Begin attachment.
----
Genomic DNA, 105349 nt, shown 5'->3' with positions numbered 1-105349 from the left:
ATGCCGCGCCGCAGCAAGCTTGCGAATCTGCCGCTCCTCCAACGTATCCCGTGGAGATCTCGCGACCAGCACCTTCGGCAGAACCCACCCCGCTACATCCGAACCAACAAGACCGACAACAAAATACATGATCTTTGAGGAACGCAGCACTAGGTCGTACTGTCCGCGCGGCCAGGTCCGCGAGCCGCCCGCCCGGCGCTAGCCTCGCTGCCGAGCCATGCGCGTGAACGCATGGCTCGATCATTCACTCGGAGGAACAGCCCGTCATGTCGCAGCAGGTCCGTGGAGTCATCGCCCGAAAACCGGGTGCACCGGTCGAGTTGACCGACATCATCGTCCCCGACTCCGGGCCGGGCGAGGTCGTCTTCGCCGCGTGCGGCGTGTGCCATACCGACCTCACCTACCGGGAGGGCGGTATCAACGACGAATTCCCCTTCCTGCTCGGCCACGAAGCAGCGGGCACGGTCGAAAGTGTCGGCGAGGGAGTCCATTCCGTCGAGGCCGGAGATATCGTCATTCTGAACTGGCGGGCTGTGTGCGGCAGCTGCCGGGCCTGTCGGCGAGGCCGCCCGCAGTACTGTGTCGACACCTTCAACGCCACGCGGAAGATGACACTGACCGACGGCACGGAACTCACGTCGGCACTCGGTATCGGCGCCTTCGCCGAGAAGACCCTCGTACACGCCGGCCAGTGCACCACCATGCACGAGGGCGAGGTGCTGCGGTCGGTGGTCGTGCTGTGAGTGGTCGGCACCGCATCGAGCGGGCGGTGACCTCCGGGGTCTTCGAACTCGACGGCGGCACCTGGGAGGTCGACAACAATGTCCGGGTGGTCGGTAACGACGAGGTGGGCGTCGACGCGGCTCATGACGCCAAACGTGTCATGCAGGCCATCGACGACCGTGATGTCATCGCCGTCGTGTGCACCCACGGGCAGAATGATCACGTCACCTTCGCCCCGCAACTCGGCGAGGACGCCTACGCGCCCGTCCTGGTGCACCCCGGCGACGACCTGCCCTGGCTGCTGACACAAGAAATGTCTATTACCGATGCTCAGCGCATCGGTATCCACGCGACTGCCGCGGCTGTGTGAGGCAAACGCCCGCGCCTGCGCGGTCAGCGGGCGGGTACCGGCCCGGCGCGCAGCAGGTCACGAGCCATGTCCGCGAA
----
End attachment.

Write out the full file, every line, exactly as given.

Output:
Genomic DNA, 105349 nt, shown 5'->3' with positions numbered 1-105349 from the left:
ATGCCGCGCCGCAGCAAGCTTGCGAATCTGCCGCTCCTCCAACGTATCCCGTGGAGATCTCGCGACCAGCACCTTCGGCAGAACCCACCCCGCTACATCCGAACCAACAAGACCGACAACAAAATACATGATCTTTGAGGAACGCAGCACTAGGTCGTACTGTCCGCGCGGCCAGGTCCGCGAGCCGCCCGCCCGGCGCTAGCCTCGCTGCCGAGCCATGCGCGTGAACGCATGGCTCGATCATTCACTCGGAGGAACAGCCCGTCATGTCGCAGCAGGTCCGTGGAGTCATCGCCCGAAAACCGGGTGCACCGGTCGAGTTGACCGACATCATCGTCCCCGACTCCGGGCCGGGCGAGGTCGTCTTCGCCGCGTGCGGCGTGTGCCATACCGACCTCACCTACCGGGAGGGCGGTATCAACGACGAATTCCCCTTCCTGCTCGGCCACGAAGCAGCGGGCACGGTCGAAAGTGTCGGCGAGGGAGTCCATTCCGTCGAGGCCGGAGATATCGTCATTCTGAACTGGCGGGCTGTGTGCGGCAGCTGCCGGGCCTGTCGGCGAGGCCGCCCGCAGTACTGTGTCGACACCTTCAACGCCACGCGGAAGATGACACTGACCGACGGCACGGAACTCACGTCGGCACTCGGTATCGGCGCCTTCGCCGAGAAGACCCTCGTACACGCCGGCCAGTGCACCACCATGCACGAGGGCGAGGTGCTGCGGTCGGTGGTCGTGCTGTGAGTGGTCGGCACCGCATCGAGCGGGCGGTGACCTCCGGGGTCTTCGAACTCGACGGCGGCACCTGGGAGGTCGACAACAATGTCCGGGTGGTCGGTAACGACGAGGTGGGCGTCGACGCGGCTCATGACGCCAAACGTGTCATGCAGGCCATCGACGACCGTGATGTCATCGCCGTCGTGTGCACCCACGGGCAGAATGATCACGTCACCTTCGCCCCGCAACTCGGCGAGGACGCCTACGCGCCCGTCCTGGTGCACCCCGGCGACGACCTGCCCTGGCTGCTGACACAAGAAATGTCTATTACCGATGCTCAGCGCATCGGTATCCACGCGACTGCCGCGGCTGTGTGAGGCAAACGCCCGCGCCTGCGCGGTCAGCGGGCGGGTACCGGCCCGGCGCGCAGCAGGTCACGAGCCATGTCCGCGAA